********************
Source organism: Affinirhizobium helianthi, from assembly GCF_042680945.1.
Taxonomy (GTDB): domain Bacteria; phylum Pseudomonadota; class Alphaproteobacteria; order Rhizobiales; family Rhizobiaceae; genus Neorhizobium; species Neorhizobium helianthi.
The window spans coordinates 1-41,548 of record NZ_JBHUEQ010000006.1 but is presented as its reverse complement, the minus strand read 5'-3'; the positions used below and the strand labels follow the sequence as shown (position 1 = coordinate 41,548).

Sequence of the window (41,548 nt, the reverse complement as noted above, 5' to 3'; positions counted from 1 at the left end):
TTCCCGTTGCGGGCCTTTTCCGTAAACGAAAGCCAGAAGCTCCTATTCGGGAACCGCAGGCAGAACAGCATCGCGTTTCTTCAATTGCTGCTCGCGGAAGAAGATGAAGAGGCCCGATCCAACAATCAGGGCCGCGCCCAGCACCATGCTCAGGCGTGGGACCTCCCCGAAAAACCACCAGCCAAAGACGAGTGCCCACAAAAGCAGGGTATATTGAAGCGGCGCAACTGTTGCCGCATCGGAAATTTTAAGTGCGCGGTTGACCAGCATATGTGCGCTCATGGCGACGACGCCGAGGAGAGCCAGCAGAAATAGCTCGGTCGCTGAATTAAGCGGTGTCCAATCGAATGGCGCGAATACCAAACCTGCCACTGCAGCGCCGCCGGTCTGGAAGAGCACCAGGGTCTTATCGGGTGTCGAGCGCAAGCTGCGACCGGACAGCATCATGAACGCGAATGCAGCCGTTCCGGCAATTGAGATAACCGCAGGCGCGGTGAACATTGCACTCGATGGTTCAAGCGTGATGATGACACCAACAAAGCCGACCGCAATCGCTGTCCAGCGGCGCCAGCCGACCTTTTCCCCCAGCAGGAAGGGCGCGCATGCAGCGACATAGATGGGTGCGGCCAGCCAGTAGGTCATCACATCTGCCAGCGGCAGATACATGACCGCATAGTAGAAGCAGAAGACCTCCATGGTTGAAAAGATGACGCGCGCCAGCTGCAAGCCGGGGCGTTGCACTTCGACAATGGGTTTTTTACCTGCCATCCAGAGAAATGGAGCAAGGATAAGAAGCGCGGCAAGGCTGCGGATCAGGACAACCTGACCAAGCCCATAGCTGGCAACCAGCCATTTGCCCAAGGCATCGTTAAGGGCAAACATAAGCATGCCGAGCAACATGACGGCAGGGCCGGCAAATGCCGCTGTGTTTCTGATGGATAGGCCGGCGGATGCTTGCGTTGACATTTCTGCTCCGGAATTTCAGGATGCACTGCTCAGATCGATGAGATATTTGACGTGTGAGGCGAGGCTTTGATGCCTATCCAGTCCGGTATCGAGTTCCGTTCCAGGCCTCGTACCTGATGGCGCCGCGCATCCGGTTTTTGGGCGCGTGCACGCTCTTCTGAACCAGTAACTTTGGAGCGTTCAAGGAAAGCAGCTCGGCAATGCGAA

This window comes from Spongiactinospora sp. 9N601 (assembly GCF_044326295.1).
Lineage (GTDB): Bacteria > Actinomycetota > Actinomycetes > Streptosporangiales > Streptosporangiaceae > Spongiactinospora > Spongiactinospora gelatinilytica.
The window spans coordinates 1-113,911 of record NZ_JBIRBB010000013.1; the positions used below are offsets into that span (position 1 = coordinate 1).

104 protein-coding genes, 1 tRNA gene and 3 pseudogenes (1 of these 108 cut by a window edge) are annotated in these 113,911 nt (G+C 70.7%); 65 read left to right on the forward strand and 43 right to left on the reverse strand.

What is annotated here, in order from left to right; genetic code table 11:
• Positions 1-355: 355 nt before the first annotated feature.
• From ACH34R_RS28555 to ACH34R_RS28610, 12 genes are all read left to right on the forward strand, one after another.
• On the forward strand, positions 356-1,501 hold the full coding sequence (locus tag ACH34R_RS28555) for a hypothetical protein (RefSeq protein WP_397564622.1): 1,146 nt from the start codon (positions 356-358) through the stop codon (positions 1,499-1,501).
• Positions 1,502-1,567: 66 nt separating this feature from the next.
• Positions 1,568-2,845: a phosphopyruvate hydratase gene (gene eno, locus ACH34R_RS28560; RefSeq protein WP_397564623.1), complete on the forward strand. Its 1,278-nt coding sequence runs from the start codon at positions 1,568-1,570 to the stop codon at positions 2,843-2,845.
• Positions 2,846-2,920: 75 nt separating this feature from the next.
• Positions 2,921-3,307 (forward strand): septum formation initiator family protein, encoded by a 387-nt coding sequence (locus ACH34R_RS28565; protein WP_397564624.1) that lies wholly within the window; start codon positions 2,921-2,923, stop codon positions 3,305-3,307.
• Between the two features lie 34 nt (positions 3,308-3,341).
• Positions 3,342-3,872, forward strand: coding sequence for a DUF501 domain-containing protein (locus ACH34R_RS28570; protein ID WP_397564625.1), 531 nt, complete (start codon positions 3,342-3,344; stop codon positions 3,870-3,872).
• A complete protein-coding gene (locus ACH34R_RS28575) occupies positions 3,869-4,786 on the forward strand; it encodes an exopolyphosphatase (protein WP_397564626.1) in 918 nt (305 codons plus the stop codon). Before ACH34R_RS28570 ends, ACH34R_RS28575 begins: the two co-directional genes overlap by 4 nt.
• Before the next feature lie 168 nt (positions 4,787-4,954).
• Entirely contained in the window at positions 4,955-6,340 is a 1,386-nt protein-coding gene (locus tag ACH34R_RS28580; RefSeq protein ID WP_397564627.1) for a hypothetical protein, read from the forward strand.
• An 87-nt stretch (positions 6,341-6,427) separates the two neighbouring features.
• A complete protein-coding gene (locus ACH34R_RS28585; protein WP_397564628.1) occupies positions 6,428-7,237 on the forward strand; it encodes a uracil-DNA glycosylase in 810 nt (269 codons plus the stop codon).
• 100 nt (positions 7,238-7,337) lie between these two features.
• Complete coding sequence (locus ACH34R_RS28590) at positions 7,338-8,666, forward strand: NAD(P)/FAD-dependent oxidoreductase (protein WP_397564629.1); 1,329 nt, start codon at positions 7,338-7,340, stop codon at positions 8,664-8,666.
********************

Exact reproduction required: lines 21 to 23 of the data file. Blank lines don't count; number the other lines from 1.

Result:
• Before the next feature lie 168 nt (positions 4,787-4,954).
• Entirely contained in the window at positions 4,955-6,340 is a 1,386-nt protein-coding gene (locus tag ACH34R_RS28580; RefSeq protein ID WP_397564627.1) for a hypothetical protein, read from the forward strand.
• An 87-nt stretch (positions 6,341-6,427) separates the two neighbouring features.